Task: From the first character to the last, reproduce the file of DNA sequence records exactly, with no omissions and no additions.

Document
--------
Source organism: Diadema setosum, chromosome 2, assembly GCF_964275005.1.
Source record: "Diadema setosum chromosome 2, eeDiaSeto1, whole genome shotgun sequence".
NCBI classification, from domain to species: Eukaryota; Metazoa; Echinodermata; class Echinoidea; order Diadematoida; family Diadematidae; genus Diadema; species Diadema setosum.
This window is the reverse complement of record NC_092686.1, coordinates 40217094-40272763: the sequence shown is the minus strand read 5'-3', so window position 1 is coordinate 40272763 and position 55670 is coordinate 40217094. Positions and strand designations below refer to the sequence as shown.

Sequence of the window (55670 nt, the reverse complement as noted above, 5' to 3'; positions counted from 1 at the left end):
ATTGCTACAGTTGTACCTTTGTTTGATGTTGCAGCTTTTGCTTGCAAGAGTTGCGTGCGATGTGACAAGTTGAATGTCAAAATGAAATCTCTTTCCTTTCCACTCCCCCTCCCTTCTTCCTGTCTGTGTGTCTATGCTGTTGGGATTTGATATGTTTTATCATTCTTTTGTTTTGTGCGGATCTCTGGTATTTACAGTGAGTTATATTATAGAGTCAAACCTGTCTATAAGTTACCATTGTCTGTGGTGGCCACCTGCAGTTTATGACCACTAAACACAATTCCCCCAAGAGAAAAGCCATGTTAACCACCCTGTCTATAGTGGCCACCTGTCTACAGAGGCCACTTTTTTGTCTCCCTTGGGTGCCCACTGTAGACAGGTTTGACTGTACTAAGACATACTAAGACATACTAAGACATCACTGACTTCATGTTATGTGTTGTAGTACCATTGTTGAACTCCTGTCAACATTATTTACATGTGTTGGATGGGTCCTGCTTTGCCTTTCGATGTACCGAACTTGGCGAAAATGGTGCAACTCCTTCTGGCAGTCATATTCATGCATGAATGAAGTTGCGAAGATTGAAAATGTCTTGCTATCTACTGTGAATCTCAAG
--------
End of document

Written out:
Source organism: Diadema setosum, chromosome 2, assembly GCF_964275005.1.
Source record: "Diadema setosum chromosome 2, eeDiaSeto1, whole genome shotgun sequence".
NCBI classification, from domain to species: Eukaryota; Metazoa; Echinodermata; class Echinoidea; order Diadematoida; family Diadematidae; genus Diadema; species Diadema setosum.
This window is the reverse complement of record NC_092686.1, coordinates 40217094-40272763: the sequence shown is the minus strand read 5'-3', so window position 1 is coordinate 40272763 and position 55670 is coordinate 40217094. Positions and strand designations below refer to the sequence as shown.

Sequence of the window (55670 nt, the reverse complement as noted above, 5' to 3'; positions counted from 1 at the left end):
ATTGCTACAGTTGTACCTTTGTTTGATGTTGCAGCTTTTGCTTGCAAGAGTTGCGTGCGATGTGACAAGTTGAATGTCAAAATGAAATCTCTTTCCTTTCCACTCCCCCTCCCTTCTTCCTGTCTGTGTGTCTATGCTGTTGGGATTTGATATGTTTTATCATTCTTTTGTTTTGTGCGGATCTCTGGTATTTACAGTGAGTTATATTATAGAGTCAAACCTGTCTATAAGTTACCATTGTCTGTGGTGGCCACCTGCAGTTTATGACCACTAAACACAATTCCCCCAAGAGAAAAGCCATGTTAACCACCCTGTCTATAGTGGCCACCTGTCTACAGAGGCCACTTTTTTGTCTCCCTTGGGTGCCCACTGTAGACAGGTTTGACTGTACTAAGACATACTAAGACATACTAAGACATCACTGACTTCATGTTATGTGTTGTAGTACCATTGTTGAACTCCTGTCAACATTATTTACATGTGTTGGATGGGTCCTGCTTTGCCTTTCGATGTACCGAACTTGGCGAAAATGGTGCAACTCCTTCTGGCAGTCATATTCATGCATGAATGAAGTTGCGAAGATTGAAAATGTCTTGCTATCTACTGTGAATCTCAAG